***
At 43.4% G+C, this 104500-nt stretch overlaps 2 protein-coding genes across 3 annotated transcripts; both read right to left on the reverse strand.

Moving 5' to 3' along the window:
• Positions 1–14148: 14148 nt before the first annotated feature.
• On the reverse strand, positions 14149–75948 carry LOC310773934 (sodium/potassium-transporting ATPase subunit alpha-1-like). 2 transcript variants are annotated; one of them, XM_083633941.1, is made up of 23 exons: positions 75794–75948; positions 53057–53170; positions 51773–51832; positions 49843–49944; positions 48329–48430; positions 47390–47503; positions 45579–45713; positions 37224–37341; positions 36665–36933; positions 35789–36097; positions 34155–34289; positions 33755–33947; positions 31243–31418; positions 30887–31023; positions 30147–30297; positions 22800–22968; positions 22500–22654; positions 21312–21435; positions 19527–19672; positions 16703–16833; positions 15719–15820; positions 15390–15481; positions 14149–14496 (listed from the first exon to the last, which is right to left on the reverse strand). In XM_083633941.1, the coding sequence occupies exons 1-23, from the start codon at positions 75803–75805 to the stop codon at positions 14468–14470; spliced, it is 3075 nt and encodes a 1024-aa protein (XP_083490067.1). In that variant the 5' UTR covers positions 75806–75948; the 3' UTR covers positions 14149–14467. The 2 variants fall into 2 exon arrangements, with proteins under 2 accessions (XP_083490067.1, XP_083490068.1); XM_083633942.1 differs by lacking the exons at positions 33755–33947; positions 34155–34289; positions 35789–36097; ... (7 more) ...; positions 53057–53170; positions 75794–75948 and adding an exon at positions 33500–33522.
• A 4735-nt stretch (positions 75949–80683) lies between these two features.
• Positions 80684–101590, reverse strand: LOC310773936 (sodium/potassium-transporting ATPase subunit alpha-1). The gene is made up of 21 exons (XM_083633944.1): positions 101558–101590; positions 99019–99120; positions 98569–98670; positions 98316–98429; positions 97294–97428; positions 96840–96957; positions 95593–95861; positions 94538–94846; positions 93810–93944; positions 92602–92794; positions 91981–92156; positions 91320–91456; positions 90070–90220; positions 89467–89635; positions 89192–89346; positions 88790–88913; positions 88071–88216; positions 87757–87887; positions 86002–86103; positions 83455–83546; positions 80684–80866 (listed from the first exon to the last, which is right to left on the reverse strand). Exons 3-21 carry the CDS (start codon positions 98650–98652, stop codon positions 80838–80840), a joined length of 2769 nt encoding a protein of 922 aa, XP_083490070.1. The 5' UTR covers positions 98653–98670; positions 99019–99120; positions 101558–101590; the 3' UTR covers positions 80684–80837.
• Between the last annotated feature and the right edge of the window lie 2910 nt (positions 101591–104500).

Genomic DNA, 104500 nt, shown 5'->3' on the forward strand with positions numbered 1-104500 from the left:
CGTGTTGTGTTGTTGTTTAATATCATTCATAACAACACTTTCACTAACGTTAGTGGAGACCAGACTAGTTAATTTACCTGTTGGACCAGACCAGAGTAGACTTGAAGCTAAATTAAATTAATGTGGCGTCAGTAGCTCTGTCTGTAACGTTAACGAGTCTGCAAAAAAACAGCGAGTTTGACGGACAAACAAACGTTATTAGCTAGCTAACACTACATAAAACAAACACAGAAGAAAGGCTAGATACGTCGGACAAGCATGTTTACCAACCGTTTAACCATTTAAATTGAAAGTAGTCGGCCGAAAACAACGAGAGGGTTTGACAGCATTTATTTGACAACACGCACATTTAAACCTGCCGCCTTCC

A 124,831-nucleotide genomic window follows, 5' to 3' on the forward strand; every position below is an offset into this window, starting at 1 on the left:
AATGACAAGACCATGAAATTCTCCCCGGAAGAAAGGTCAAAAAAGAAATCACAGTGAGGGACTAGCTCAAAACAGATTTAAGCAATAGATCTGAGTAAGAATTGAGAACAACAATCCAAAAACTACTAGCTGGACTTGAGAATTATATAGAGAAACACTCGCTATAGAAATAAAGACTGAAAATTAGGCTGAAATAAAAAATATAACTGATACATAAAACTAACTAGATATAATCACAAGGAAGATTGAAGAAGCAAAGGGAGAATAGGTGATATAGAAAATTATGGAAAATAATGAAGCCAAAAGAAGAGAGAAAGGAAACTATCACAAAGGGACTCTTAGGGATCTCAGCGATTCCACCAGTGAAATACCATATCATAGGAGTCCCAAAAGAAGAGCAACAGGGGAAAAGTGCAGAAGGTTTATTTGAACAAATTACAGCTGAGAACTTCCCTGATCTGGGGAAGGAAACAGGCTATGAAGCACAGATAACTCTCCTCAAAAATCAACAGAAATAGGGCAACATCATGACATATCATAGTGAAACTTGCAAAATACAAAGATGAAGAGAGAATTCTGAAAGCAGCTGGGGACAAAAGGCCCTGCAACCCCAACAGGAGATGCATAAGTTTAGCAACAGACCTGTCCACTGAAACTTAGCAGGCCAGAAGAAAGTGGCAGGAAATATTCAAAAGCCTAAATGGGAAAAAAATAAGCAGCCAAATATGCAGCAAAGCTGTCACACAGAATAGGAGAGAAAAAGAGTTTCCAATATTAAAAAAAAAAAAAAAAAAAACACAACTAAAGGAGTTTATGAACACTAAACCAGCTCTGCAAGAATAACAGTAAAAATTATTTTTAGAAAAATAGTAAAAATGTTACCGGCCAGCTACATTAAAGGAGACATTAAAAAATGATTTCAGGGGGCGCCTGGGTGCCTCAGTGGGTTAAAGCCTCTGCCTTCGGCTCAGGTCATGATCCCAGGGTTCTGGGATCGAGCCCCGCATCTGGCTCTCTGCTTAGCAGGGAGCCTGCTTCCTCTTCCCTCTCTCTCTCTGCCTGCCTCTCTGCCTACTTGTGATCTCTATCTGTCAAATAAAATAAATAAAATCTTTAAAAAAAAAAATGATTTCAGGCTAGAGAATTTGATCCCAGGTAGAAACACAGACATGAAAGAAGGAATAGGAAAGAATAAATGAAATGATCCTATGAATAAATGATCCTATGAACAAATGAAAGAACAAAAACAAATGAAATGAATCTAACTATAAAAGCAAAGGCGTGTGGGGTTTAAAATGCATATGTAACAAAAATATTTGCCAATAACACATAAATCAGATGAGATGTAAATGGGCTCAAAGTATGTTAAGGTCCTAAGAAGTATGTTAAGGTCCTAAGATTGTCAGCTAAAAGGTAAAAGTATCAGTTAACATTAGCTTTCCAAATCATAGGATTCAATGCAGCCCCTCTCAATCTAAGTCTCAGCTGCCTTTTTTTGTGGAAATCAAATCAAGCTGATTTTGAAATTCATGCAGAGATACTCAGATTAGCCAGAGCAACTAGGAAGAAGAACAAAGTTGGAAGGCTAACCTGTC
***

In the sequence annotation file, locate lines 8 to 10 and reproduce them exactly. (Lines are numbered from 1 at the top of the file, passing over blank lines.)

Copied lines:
Genomic DNA, 104500 nt, shown 5'->3' on the forward strand with positions numbered 1-104500 from the left:
CGTGTTGTGTTGTTGTTTAATATCATTCATAACAACACTTTCACTAACGTTAGTGGAGACCAGACTAGTTAATTTACCTGTTGGACCAGACCAGAGTAGACTTGAAGCTAAATTAAATTAATGTGGCGTCAGTAGCTCTGTCTGTAACGTTAACGAGTCTGCAAAAAAACAGCGAGTTTGACGGACAAACAAACGTTATTAGCTAGCTAACACTACATAAAACAAACACAGAAGAAAGGCTAGATACGTCGGACAAGCATGTTTACCAACCGTTTAACCATTTAAATTGAAAGTAGTCGGCCGAAAACAACGAGAGGGTTTGACAGCATTTATTTGACAACACGCACATTTAAACCTGCCGCCTTCC

A 124,831-nucleotide genomic window follows, 5' to 3' on the forward strand; every position below is an offset into this window, starting at 1 on the left: